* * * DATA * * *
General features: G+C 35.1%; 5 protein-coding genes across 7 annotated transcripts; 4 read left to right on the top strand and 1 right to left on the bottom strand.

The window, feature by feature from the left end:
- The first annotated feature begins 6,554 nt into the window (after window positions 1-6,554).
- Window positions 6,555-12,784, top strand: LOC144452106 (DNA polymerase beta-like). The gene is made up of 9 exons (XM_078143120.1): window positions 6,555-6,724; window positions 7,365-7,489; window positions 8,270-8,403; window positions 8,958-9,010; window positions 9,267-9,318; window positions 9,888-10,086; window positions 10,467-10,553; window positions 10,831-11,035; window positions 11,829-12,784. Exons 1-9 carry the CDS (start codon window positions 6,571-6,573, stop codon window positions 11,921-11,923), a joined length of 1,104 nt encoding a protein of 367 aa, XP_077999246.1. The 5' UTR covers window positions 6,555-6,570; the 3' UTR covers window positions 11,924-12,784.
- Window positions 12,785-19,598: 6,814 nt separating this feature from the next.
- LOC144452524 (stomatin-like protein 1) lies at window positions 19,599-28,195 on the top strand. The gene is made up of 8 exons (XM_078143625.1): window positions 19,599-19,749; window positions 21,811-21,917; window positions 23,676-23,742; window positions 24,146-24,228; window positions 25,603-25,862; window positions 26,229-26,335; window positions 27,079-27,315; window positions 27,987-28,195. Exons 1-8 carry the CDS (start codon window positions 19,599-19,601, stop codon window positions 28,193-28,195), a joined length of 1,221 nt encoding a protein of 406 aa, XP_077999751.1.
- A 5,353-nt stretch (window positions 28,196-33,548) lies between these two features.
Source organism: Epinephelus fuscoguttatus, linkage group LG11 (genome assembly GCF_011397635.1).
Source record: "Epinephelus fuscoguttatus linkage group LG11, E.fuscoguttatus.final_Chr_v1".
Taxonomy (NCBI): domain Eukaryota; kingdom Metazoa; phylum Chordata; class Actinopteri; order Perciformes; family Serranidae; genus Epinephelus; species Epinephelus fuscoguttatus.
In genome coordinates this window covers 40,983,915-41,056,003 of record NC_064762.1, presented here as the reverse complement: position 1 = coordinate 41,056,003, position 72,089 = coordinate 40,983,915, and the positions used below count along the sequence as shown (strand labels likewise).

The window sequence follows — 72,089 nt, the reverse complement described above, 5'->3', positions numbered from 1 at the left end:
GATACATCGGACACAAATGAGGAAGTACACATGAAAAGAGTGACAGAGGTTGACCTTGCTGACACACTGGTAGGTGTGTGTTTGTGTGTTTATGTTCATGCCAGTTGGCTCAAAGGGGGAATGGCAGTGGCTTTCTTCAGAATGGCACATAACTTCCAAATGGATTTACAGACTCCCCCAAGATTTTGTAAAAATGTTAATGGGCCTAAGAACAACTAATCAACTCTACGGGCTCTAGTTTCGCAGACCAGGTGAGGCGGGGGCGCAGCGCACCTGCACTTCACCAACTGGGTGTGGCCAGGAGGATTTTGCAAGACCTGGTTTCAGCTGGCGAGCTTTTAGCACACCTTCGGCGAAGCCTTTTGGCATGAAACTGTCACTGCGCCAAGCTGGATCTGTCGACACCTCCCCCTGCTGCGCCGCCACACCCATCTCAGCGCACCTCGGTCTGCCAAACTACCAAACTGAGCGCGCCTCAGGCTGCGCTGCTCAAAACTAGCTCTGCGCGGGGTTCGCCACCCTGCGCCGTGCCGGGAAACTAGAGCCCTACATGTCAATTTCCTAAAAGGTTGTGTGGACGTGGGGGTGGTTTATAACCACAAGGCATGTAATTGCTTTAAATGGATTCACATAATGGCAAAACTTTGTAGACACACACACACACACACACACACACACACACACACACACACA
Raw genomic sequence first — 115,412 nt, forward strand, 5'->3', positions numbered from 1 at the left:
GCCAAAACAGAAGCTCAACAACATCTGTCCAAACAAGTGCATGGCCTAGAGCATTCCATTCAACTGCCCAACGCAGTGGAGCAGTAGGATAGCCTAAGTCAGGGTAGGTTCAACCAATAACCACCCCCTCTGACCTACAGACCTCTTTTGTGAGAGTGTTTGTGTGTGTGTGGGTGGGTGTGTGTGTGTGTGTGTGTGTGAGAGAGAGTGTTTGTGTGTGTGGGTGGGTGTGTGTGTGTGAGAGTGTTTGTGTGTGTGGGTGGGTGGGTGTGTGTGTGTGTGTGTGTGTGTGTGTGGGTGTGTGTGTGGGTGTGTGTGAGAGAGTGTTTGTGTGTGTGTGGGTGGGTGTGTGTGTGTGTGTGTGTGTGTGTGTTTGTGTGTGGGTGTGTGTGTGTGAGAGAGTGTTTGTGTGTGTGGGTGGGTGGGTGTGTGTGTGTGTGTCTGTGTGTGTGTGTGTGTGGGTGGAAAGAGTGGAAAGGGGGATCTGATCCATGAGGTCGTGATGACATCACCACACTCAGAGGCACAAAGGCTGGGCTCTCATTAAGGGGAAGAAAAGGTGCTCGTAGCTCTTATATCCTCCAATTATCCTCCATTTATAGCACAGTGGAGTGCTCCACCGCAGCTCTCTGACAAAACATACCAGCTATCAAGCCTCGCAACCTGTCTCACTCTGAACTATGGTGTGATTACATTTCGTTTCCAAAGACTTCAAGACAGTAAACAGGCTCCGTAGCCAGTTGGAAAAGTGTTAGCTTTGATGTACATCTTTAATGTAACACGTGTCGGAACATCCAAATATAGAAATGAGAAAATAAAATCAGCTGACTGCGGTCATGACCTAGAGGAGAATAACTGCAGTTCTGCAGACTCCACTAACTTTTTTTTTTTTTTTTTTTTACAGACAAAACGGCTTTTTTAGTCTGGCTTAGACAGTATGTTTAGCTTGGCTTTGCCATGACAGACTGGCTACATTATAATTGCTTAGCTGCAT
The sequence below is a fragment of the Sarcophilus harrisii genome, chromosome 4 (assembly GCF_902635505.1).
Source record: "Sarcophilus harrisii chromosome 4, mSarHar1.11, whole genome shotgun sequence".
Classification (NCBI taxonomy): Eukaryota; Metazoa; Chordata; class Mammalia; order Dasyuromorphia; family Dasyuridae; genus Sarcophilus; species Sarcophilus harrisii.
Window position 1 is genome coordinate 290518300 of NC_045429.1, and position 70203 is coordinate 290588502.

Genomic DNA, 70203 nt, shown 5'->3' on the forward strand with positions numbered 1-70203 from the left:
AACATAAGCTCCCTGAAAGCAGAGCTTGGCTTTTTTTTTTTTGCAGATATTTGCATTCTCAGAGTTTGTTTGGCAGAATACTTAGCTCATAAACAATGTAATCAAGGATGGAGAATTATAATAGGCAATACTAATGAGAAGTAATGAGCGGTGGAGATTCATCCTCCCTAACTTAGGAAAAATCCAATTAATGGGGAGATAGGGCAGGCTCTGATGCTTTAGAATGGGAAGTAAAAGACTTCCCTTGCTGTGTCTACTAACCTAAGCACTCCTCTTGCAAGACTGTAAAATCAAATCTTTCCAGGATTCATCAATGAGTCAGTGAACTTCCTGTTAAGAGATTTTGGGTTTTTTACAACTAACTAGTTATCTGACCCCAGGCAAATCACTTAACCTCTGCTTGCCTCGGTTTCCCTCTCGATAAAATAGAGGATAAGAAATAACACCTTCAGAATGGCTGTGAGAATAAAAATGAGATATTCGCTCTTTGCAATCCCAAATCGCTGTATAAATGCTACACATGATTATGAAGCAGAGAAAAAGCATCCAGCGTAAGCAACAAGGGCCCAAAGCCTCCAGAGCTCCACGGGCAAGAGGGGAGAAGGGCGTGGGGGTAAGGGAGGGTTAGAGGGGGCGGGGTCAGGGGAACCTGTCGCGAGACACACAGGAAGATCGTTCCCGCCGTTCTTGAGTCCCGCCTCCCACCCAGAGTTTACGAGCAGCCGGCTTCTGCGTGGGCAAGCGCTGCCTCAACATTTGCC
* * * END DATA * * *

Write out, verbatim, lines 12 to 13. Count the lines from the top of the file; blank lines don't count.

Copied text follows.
The window sequence follows — 72,089 nt, the reverse complement described above, 5'->3', positions numbered from 1 at the left end:
GATACATCGGACACAAATGAGGAAGTACACATGAAAAGAGTGACAGAGGTTGACCTTGCTGACACACTGGTAGGTGTGTGTTTGTGTGTTTATGTTCATGCCAGTTGGCTCAAAGGGGGAATGGCAGTGGCTTTCTTCAGAATGGCACATAACTTCCAAATGGATTTACAGACTCCCCCAAGATTTTGTAAAAATGTTAATGGGCCTAAGAACAACTAATCAACTCTACGGGCTCTAGTTTCGCAGACCAGGTGAGGCGGGGGCGCAGCGCACCTGCACTTCACCAACTGGGTGTGGCCAGGAGGATTTTGCAAGACCTGGTTTCAGCTGGCGAGCTTTTAGCACACCTTCGGCGAAGCCTTTTGGCATGAAACTGTCACTGCGCCAAGCTGGATCTGTCGACACCTCCCCCTGCTGCGCCGCCACACCCATCTCAGCGCACCTCGGTCTGCCAAACTACCAAACTGAGCGCGCCTCAGGCTGCGCTGCTCAAAACTAGCTCTGCGCGGGGTTCGCCACCCTGCGCCGTGCCGGGAAACTAGAGCCCTACATGTCAATTTCCTAAAAGGTTGTGTGGACGTGGGGGTGGTTTATAACCACAAGGCATGTAATTGCTTTAAATGGATTCACATAATGGCAAAACTTTGTAGACACACACACACACACACACACACACACACACACACACACACA